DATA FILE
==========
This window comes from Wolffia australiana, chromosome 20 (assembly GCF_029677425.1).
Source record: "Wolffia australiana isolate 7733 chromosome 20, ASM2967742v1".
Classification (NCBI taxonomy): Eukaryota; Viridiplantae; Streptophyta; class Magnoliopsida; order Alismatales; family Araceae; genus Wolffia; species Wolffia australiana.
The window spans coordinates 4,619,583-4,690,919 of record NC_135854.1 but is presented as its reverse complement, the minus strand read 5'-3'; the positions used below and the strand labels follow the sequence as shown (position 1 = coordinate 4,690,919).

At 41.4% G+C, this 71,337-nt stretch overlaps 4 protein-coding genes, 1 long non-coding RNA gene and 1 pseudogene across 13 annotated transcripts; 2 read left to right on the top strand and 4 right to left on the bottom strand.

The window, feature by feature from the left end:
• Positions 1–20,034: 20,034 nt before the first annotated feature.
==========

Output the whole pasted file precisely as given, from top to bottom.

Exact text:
This window comes from Wolffia australiana, chromosome 20 (assembly GCF_029677425.1).
Source record: "Wolffia australiana isolate 7733 chromosome 20, ASM2967742v1".
Classification (NCBI taxonomy): Eukaryota; Viridiplantae; Streptophyta; class Magnoliopsida; order Alismatales; family Araceae; genus Wolffia; species Wolffia australiana.
The window spans coordinates 4,619,583-4,690,919 of record NC_135854.1 but is presented as its reverse complement, the minus strand read 5'-3'; the positions used below and the strand labels follow the sequence as shown (position 1 = coordinate 4,690,919).

At 41.4% G+C, this 71,337-nt stretch overlaps 4 protein-coding genes, 1 long non-coding RNA gene and 1 pseudogene across 13 annotated transcripts; 2 read left to right on the top strand and 4 right to left on the bottom strand.

The window, feature by feature from the left end:
• Positions 1–20,034: 20,034 nt before the first annotated feature.